On December 10, 2018, the IRS issued long-awaited interim guidance to tax-exempt organizations under Internal Revenue Code (IRC) Section 512(a)(7). Notice 2018-99 provides guidance on determining the amount of parking expenses for qualified transportation fringe benefits (QTFs) that are now unrelated business taxable income (UBTI). On the same day, the IRS also issued Notice 2018-100 that provides for some penalty relief for failure to pay estimated tax payments because of recent changes in the tax law. Consequently, many tax-exempt organizations not previously required to file Form 990-T will begin filing accordingly.
The release of Notice 2018-99 follows previous guidance issued by Notice 2018-67 regarding Tax Cuts and Jobs Act (TCJA) changes that no longer allow an exempt organization to offset UBTI income from one activity with a UBTI loss from another. Notice 2018-99 clarifies the impact of the statement in Notice 2018-67 that the increase in UBTI under 501(a)(7) is not an unrelated trade or business. Notice 2018-99 provides that until further guidance is issued, an organization with UBTI from QTFs can offset this income with a loss from an unrelated trade or business if that organization has only one unrelated trade or business. Based on the language in the Notice, if an organization has two unrelated trades or businesses and UBTI from QTFs, the QTFs income cannot be offset by a loss in one of the other unrelated trades or businesses.
IRC Section 512(a)(7) was added by the TCJA and is effective for amounts paid for QTFs after December 31, 2017. While QTFs include both parking and transit passes, Notice 2018-99 does not address questions regarding the calculation of UBTI for the provision of transit passes. IRC Section 512(a)(7) provides that a tax-exempt employer that provides QTFs has an increase in unrelated business income for any amount paid or incurred by the tax-exempt organization for the QTF. Highlights of the guidance included in Notice 2018-99 are:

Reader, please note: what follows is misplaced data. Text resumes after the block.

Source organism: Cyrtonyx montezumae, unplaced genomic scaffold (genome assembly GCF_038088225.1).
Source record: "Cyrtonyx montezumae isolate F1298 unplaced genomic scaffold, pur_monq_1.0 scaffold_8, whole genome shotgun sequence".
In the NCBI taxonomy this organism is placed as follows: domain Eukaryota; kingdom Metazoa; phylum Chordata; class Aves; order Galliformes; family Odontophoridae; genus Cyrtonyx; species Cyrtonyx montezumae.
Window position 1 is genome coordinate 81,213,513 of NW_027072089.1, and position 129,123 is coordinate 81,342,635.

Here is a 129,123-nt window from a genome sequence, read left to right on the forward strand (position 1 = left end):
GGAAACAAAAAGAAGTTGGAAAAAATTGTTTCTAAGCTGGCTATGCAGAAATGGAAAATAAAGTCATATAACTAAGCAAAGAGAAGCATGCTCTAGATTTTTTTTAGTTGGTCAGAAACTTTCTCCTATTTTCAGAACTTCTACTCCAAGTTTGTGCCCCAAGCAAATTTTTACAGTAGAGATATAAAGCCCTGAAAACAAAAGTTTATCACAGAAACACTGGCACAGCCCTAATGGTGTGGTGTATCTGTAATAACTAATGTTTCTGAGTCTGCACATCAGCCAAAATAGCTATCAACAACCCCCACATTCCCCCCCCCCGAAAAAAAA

- Tax-exempt organizations that own or lease all or a portion of one or more parking facilities can use any reasonable method to calculate its UBTI
- The value of the parking to the employee to determine UBTI is not a reasonable method
- The four-step process set forth in Notice 2018-99 is deemed to be a reasonable method (see below)
- Depreciation on the parking structure is not a parking expense for purposes of the Notice (and therefore does not increase a tax-exempt organization’s UBTI)
- “Total parking expenses” include (but aren’t limited to) repairs, maintenance, utility costs, insurance, property taxes, interest, snow and ice removal, leaf removal, trash removal, cleaning, landscape costs, parking lot attendant expenses, security, and rent or lease payments or a portion of a rent or lease payment (if not broken out separately)
- Employers with reserved employee spots have until March 31, 2019 to decrease or eliminate reserved employee spots that will be retroactive to January 1, 2018
Where an employer pays a third party for employee parking spots, the UBTI is generally the total annual cost of the employee parking paid to the third party. Where a tax-exempt organization owns or leases all or a portion of a parking facility, the four-step process below is deemed reasonable:
Step 1. Calculate the disallowance for reserved employee spots
Reserved parking spots are those reserved exclusively for the employees. This may be done, for example, through signage or limitation of access to the area. The percentage of reserved parking spots in relation to total parking spots is multiplied by the total parking expenses, resulting in UBTI.
Step 2. Determine the primary use of remaining spots (the “primary use test”)